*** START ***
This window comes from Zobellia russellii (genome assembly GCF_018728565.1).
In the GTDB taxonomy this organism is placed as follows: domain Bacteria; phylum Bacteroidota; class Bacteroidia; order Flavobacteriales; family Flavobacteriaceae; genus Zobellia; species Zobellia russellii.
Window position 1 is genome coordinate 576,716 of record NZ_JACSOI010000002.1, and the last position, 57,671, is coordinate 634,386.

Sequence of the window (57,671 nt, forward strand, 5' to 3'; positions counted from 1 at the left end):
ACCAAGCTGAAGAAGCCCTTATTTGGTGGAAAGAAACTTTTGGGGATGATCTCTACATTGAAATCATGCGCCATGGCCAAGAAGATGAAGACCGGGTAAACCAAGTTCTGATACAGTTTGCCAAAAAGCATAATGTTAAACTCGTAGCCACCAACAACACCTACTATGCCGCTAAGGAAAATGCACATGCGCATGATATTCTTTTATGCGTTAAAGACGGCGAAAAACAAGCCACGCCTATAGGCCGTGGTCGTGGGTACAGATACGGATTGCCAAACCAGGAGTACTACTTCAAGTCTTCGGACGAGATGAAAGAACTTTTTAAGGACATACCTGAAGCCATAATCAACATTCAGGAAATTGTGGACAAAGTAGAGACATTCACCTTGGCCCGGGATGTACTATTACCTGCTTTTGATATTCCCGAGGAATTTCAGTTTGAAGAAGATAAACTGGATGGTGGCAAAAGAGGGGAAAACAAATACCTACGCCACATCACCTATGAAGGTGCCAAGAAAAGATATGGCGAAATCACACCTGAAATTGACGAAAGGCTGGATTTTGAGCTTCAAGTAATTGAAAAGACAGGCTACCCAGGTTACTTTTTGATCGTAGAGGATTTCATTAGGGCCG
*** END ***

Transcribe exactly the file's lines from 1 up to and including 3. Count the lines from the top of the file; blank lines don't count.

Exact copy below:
This window comes from Zobellia russellii (genome assembly GCF_018728565.1).
In the GTDB taxonomy this organism is placed as follows: domain Bacteria; phylum Bacteroidota; class Bacteroidia; order Flavobacteriales; family Flavobacteriaceae; genus Zobellia; species Zobellia russellii.
Window position 1 is genome coordinate 576,716 of record NZ_JACSOI010000002.1, and the last position, 57,671, is coordinate 634,386.